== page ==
• Accommodating cloud-induced variability with solar PV systems.

  • Contracting for, and integrating, state-of-the-art components from multiple suppliers into a coherent system design.

  • Understanding and complying with building codes and standards and new standards for microgrid components and grid interfaces, which are still evolving.

  • Control and communications protocols and cybersecurity issues among different subsystems (storage, PV, microturbine/generator, etc).

  • Loop testing hardware with real-time digital simulation (described by one presenter as critical).

  • Handling reactive load profiles and providing reactive power support (one presenter mentioning the application of “smart” inverters).

Finally several C-suite challenges were noted, perhaps unintentionally. For example, a representative of a large nuclear-based utility with a national footprint said they were “pursuing a customer and energy services business model” while also noting that “the customer experience [stuff] is only 5% of the utility’s annual expenditures.” Protecting current revenue sources while pursuing hot new growth areas is always a fundamental challenge for executives of large companies.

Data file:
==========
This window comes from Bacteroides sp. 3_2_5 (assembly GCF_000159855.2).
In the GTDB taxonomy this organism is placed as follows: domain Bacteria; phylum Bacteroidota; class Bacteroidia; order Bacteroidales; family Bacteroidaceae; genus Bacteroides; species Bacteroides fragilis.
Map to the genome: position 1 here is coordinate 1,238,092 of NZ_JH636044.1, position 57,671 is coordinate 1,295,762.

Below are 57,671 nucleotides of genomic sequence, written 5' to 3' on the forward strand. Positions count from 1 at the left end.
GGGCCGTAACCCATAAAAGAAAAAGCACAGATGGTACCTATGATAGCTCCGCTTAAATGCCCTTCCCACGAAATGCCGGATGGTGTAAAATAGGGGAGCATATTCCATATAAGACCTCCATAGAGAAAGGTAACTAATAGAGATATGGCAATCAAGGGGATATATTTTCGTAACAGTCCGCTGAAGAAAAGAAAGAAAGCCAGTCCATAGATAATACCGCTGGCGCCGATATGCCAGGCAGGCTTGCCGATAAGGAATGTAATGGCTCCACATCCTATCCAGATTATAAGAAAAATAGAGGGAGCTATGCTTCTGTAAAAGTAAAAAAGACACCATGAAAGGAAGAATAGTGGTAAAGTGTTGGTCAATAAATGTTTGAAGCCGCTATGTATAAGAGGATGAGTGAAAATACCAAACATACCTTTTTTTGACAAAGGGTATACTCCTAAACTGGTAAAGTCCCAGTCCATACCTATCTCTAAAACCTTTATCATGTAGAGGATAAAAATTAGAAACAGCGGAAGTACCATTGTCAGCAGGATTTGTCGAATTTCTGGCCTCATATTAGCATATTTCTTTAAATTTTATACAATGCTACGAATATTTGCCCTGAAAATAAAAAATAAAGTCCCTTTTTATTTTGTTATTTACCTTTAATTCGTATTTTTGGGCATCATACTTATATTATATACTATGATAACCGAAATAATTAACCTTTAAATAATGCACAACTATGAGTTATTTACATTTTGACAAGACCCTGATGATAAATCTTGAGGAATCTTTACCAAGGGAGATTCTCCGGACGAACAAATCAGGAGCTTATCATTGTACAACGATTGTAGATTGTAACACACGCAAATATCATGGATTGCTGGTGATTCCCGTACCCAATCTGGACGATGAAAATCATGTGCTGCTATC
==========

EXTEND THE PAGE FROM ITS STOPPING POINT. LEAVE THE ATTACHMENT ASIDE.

One executive noted that “the future is in energy storage.” However, it’s also true that reliable, affordable storage is what could decouple customers from the utility grid, reduce the need for purchased utility power to the emergency backup category, and allow new market entrants to manage a customer’s residential or commercial energy infrastructure. Thus, the real race may be to pay off existing “dumb” assets and retain ratepayers with dazzling new services delivered through an Amazon-like interface before Amazon and others like it dis-intermediate the utility altogether. CCJ